Author and article information

                Drug Des Devel Ther
                Drug Des Devel Ther
                Drug Design, Development and Therapy
                18 September 2019
                : 13
                : 3307-3319
                [1 ]Department of Anesthesiology, Jinan Central Hospital Affiliated to Shandong University , Ji’nan, Shandong Province 250013, People’s Republic of China
                Author notes
                Correspondence: Lei Chao Department of Anesthesiology, Jinan Central Hospital Affiliated to Shandong University , No. 105 Jiefang Road, Ji’nan, Shandong Province250013, People’s Republic of ChinaTel +86 05 318 569 5114Email leichaojncp@outlook.com
                © 2019 Yang et al.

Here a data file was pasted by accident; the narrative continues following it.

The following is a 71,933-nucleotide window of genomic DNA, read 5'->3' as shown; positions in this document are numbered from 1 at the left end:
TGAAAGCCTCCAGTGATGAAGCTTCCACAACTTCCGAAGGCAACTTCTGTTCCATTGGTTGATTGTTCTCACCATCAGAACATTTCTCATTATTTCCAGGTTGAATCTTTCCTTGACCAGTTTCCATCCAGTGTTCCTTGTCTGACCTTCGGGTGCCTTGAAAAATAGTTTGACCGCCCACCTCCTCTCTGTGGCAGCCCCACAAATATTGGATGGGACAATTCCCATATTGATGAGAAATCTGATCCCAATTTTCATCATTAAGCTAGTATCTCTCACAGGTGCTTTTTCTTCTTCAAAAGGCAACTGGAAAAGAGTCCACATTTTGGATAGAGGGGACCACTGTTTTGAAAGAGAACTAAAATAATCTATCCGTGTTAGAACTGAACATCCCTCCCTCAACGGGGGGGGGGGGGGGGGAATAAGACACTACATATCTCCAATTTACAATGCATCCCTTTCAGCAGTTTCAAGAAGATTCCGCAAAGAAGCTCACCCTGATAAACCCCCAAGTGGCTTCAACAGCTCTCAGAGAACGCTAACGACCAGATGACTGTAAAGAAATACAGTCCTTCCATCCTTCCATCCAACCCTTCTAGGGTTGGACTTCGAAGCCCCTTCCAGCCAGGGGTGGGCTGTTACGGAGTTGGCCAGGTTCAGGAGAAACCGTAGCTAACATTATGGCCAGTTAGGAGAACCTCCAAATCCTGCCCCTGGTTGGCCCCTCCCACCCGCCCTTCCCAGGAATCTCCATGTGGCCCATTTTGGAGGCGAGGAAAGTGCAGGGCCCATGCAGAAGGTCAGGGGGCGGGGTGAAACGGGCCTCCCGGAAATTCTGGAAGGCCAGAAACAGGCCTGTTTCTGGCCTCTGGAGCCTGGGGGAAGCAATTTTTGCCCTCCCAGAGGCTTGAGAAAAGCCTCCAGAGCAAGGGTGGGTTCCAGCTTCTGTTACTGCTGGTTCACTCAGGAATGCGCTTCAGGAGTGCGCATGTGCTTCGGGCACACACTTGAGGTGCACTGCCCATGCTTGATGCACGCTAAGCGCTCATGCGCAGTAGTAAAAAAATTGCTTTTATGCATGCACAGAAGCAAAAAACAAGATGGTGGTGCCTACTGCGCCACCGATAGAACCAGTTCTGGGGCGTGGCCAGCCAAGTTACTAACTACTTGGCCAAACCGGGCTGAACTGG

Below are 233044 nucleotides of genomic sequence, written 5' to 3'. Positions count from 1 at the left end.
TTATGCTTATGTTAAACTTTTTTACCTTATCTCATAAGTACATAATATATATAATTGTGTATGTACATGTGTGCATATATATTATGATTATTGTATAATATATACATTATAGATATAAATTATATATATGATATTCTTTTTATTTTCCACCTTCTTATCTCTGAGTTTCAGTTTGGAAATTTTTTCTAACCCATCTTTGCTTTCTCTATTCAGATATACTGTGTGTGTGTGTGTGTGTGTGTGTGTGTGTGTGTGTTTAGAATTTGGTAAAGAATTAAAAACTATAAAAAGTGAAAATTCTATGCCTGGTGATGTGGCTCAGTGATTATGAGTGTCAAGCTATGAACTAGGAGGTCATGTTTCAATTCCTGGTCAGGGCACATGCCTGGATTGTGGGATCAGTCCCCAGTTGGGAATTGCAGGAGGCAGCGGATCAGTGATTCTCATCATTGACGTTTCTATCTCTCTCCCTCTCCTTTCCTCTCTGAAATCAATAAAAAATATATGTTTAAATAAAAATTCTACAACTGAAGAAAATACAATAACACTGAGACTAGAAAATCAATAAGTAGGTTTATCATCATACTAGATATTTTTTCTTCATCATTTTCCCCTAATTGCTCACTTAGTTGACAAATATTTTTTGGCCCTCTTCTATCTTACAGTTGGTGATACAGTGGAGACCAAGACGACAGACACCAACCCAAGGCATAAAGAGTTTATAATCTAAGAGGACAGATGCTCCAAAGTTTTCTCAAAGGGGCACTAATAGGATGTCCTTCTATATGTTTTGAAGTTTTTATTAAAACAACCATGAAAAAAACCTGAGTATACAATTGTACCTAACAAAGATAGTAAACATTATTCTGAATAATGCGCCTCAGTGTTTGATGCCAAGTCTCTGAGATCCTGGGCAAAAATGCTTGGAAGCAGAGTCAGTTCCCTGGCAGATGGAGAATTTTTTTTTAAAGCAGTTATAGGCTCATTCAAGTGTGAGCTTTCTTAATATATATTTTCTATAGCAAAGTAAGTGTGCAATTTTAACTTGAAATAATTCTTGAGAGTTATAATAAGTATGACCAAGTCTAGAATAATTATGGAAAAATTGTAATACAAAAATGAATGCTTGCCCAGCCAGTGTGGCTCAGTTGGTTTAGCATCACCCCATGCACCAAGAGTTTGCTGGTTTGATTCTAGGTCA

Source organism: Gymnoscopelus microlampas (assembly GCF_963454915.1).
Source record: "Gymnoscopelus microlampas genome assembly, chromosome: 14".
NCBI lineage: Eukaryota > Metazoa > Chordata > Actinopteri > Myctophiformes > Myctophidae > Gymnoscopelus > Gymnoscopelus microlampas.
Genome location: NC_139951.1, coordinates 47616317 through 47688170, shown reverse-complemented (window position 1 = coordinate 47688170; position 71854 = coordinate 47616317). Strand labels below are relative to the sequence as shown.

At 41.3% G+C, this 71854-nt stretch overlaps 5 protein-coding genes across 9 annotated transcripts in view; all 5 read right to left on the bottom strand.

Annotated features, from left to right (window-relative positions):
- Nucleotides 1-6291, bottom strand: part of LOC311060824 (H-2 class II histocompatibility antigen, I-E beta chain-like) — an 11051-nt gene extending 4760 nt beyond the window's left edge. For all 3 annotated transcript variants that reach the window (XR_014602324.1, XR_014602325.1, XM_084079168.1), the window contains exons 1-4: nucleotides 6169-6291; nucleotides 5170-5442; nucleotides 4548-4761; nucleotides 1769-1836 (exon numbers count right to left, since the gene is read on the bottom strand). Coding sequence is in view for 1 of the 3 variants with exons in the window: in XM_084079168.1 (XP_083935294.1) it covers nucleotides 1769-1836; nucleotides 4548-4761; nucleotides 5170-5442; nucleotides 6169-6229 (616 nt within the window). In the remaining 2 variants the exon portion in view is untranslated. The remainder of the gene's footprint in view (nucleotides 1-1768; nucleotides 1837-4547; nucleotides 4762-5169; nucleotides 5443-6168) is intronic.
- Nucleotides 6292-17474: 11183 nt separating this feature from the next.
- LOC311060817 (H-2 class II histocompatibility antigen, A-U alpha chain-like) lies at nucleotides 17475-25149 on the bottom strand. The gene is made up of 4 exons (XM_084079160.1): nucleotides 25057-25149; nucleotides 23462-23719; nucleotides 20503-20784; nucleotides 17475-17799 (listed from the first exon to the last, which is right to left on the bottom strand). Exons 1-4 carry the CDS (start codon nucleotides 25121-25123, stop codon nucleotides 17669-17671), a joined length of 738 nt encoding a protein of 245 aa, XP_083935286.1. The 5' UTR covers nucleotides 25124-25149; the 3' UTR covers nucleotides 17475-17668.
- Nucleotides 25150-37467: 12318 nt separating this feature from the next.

This work is published and licensed by Dove Medical Press Limited. The full terms of this license are available at https://www.dovepress.com/terms.php and incorporate the Creative Commons Attribution – Non Commercial (unported, v3.0) License ( http://creativecommons.org/licenses/by-nc/3.0/). By accessing the work you hereby accept the Terms. Non-commercial uses of the work are permitted without any further permission from Dove Medical Press Limited, provided the work is properly attributed. For permission for commercial use of this work, please see paragraphs 4.2 and 5 of our Terms ( https://www.dovepress.com/terms.php).

                : 08 April 2019
                : 19 August 2019
                Page count
                Figures: 6, Tables: 3, References: 52, Pages: 13
                Original Research

                Pharmacology & Pharmaceutical medicine
                topical anesthetic analgesic,skin penetration,hyaluronic acid,long-acting nanostructured lipid carriers,tocopheryl polyethylene glycol 1000 succinate